When you hear autonomous vehicle, what’s the first image that comes to mind? Most likely you see a self-driving car, yet autonomy goes well beyond that. Let’s focus on the autonomous part of the term. Yes, car manufacturers have steadily added features like hands-free park- ing, but automation stands ready to transform a much broader range of fields. From neighborhood restaurants in Singapore to truck stops in New Mexico to mines in Brazil, take a look at some fields where automation could introduce extraordinary changes. Fields, in other words, where autonomous means more than just cars. Advancing the middle mile with trucking The e-commerce boom and demands for faster delivery have pushed the trucking industry toward AVs. For all the talk of the first-mile and the last-mile of deliveries, people rarely discuss the miles in between. Yet those middle miles hold enormous potential for automation. For one thing, long-haul trucks, central to getting goods into custom- ers’ hands, travel on interstates and limited-access highways, where highly predictable routes and lack of cross traffic play to the technol- ogy’s strengths. For another, taking human drivers out of the truck- ing equation can cut costs by 40 percent—never mind the fact that a shortage of qualified drivers has long bedeviled trucking. With those two forces in play, trucking could become the first area to deploy AV technology widely. With the trucking industry already beginning to embrace autonomous trucks, we’re anticipating demand for a new generation of strategically sited logistics centers for unloading goods for last-mile distribution and refueling (or, increasingly, recharging) to get long-haul trucks back on the highway. We’re working with partners to provide a suite of turn- key services for these centers: identifying the best sites, handling all aspects of permitting them, and—because we understand the special requirements of AVs—planning and designing the centers. Enhancing airport operations Airports are integrated transportation systems which interface almost every mode of transportation while bringing people together from around the globe. The opportunities for AV technology at aviation facilities are almost endless at both commercial service and military facilities. As the challenges of air travel have been further complicated More than just cars on the road: making Autonomous Vehicles work for us anywhere, and everywhere There are few industries that will not benefit from the safe, thoughtful deployment of AVs By Katie Clothier, Jonathan Garrett, and Grayson Brulte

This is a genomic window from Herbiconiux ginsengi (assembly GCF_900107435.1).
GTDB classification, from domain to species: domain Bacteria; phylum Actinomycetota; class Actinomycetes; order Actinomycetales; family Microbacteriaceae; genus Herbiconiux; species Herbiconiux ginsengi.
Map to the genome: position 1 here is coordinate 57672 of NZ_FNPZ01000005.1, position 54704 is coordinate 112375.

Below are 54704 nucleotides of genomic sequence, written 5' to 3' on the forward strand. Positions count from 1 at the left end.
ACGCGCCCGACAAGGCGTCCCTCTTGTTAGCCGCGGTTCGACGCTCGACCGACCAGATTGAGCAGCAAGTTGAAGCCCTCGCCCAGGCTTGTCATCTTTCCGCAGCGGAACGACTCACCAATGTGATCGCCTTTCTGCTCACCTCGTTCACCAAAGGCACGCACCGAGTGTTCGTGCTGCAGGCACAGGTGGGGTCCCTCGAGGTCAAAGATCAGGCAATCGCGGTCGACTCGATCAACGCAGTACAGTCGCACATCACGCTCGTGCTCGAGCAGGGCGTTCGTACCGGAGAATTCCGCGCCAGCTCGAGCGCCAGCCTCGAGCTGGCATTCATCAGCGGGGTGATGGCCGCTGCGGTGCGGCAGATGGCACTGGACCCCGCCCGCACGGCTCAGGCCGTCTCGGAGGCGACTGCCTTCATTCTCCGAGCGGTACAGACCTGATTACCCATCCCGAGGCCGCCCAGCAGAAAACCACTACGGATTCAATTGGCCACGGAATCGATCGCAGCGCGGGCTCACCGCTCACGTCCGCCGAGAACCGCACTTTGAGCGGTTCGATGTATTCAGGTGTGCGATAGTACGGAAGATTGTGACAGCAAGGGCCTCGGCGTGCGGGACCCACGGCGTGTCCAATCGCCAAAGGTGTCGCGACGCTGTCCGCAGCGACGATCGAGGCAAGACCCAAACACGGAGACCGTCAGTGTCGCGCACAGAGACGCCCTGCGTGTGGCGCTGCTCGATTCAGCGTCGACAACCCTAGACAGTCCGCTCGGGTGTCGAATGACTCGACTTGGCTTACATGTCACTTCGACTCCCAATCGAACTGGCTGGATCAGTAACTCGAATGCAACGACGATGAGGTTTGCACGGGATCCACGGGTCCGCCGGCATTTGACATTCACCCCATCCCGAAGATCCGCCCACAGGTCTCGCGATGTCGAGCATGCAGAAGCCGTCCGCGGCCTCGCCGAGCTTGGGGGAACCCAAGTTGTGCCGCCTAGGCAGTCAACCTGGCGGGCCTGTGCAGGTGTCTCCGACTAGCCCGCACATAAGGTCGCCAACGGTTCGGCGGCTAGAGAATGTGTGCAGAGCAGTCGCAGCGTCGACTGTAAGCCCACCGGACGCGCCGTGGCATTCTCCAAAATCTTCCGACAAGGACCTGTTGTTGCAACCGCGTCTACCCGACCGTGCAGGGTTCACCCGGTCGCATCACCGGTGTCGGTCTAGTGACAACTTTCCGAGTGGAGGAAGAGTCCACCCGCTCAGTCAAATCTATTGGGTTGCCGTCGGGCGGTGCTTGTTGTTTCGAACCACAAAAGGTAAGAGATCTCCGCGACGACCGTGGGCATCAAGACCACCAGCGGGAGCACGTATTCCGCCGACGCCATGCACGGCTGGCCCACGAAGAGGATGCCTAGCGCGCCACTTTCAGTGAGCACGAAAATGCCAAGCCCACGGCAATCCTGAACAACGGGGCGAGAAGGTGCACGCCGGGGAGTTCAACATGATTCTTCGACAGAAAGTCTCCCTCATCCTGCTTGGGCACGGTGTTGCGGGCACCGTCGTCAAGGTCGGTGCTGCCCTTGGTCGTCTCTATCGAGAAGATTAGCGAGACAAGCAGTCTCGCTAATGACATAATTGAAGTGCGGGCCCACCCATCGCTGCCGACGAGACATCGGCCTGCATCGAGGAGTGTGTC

by COVID-19, innovation and technology provide abundant possi- bilities to enhance passenger safety, security, and travel comfort. AV technology provides a level of efficiency, reliability, safety, and consis- tency which is simply not achievable via human resources. Things like inclement weather, the heat of summer, and unforeseen mishaps don’t impact AVs. Is it really practical to have individuals vacuum and wash acres of terminal flooring every day when this can be completed easily in the dark of night by AVs? And, what is the personal toll of handling baggage and cargo on active aircraft aprons day in and day out, winter and summer? Baggage handling and transfer is an ideal application for AV technology, and is just the tip of the iceberg when it comes to viable opportunities surrounding airports and air travel. The “middle miles” of long-haul freight present enormous opportunity for increased automation.
Campus environments are ideal for early AV pilots and deployments.
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